It's an exciting time. New company, great prospects, money invested, lawyers signed off the paperwork. Money transferred. What now? Start adding value to the company. It's fun meeting people, promoting the product/service. More customers. More income. Break even. Sell the company, lots of money for everyone. That's the picture Business Angels buy into. But is it the reality? What's the impact if you are not focusing on the exit from day zero?
Do you want to help a small company by adding your time and/or money? The relationship between an entrepreneur who is running his own company and investor is a tricky one at best. So how can you maximise the chances of success? How do you save yourself from sowing the seeds of destruction in the relationship before the cheque is cashed?
In my experience I’ve seen people do one or more of the following and the result has not been pretty!
- Don’t understand investment in small companies. Are you really a Business Angel? Do you really know what you want and why you are going to get involved? What do you know about running a small business? How well do you educate yourself in what needs to be done? Do you keep up to date?
- Invest in an unknown industry sector. If you don’t know the sector, how do you know if there really is a business opportunity to exploit? How can you judge something you know little about?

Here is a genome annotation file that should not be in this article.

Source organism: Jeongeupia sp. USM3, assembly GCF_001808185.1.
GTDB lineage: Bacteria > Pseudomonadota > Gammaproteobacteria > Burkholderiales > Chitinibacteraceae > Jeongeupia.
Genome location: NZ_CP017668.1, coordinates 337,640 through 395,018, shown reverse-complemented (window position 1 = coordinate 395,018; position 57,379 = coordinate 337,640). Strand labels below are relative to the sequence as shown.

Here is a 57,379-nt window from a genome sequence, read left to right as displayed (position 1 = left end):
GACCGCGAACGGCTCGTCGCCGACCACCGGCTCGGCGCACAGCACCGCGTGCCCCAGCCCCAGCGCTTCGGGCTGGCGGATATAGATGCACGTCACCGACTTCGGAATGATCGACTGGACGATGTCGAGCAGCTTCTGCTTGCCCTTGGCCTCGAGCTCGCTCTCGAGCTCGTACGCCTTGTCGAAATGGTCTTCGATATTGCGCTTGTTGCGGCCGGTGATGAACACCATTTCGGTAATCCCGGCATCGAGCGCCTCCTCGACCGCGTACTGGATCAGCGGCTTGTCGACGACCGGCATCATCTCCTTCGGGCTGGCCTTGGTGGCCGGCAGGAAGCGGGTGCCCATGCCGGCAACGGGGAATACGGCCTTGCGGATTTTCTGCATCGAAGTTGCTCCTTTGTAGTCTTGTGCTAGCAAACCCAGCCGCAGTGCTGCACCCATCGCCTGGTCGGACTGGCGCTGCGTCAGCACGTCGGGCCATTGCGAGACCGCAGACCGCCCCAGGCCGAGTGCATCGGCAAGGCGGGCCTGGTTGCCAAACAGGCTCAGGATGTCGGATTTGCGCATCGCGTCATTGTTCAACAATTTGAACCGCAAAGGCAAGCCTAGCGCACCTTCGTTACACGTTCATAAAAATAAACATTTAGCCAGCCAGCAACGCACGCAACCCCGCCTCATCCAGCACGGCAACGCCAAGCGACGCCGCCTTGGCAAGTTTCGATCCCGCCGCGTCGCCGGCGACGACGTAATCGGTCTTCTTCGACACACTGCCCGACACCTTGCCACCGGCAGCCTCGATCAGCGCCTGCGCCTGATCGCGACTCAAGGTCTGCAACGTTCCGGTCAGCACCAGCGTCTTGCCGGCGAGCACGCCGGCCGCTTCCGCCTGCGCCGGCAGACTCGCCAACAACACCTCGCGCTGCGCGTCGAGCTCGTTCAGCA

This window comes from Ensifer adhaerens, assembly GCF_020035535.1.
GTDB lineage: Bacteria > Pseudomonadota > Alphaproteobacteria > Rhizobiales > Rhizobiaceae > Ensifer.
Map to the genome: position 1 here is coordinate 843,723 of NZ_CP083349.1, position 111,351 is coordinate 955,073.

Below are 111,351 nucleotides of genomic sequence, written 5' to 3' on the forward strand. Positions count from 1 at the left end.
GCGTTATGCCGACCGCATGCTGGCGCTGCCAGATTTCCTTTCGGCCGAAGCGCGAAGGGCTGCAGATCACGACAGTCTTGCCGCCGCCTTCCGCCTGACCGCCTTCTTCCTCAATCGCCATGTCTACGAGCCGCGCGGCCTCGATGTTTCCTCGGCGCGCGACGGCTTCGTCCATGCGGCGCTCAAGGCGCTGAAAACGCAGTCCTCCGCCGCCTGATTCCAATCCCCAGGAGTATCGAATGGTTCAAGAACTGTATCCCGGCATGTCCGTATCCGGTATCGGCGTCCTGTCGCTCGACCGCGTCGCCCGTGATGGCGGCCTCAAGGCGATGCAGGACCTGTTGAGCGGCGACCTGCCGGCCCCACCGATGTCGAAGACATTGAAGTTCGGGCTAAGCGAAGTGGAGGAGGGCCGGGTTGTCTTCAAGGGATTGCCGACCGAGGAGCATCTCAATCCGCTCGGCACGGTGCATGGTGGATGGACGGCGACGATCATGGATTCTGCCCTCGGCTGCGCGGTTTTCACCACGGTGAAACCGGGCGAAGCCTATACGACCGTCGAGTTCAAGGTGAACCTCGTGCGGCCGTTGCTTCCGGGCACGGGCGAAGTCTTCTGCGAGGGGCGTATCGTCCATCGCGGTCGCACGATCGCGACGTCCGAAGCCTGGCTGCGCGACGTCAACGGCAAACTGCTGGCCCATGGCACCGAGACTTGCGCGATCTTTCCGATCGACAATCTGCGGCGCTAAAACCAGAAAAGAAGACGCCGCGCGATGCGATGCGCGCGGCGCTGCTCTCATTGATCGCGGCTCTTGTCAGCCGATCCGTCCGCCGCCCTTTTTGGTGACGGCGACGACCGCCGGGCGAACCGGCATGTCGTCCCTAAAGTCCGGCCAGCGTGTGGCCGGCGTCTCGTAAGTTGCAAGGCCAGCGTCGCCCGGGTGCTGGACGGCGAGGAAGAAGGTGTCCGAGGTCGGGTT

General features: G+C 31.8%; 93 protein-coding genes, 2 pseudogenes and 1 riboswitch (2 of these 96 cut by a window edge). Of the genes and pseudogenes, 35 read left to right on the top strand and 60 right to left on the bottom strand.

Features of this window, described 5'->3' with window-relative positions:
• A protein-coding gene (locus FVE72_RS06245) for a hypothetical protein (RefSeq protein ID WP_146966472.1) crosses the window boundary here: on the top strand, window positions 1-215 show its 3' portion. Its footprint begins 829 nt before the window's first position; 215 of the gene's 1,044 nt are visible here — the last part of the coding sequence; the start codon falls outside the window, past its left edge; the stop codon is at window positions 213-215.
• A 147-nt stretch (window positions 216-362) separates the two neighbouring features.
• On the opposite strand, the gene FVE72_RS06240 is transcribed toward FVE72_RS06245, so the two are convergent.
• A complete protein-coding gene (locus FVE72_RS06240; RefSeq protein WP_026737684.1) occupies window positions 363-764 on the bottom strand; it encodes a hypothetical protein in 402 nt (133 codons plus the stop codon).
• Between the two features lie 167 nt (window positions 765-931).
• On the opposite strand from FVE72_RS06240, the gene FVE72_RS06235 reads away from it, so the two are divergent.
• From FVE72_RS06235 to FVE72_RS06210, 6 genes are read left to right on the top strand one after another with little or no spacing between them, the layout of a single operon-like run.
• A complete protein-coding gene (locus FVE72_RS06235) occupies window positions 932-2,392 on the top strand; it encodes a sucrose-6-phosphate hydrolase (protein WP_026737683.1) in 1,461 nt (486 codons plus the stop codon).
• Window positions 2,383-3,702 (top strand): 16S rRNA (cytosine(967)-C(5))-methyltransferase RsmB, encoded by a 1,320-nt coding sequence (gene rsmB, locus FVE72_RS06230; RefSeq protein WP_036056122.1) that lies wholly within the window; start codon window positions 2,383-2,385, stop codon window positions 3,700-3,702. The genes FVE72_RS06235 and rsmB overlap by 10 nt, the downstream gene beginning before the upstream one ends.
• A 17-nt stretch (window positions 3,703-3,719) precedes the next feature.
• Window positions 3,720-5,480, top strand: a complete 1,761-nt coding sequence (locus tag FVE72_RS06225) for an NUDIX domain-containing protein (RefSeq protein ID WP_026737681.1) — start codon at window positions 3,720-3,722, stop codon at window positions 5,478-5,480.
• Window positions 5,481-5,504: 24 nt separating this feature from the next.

- Ignore the people. Wise investors look at three things: the team, the team and the team. Put your time and effort into understanding the people. Your money should be their enabler not their goal.
- Work on your own. By co-investing you increase the knowledge being added to the mix. Work with others who you trust and you know that they have experience of successful investment and exits. It is less lonely when things go wrong and you can learn by example. And it’s not just other investors you should think about – what about accountants, lawyers, marketing agents, social media experts, etc.
- Beat the entrepreneur down hard. You are entering a relationship with the entrepreneur and you both need to work together for a long time. If one party feels that they were unfairly treated it is likely to sour the future of the relationship.
- Ignore due diligence. Surveys show a direct relationship between time on due diligence and the ultimate success of the deal. So make sure you review all details and legal issues effectively. If you are not sure what to do, find out!
- Don’t ask about how you’re getting your money back. Know how you’re going to exit. Looking for an IPO, trade sale or dividend? Everyone needs to know this before you start so that your futures are aligned.
- Ignore your risk. Want to be a Non-executive Director? Remember that being struck off as a director will affect all your companies, not the one you failed to keep an eye on. Check what the risks are. Debt and equity? Revenue Based Finance?
- Make only one investment. Small business investment is high risk – by spreading your investment you are reducing the likelihood that you lose everything.
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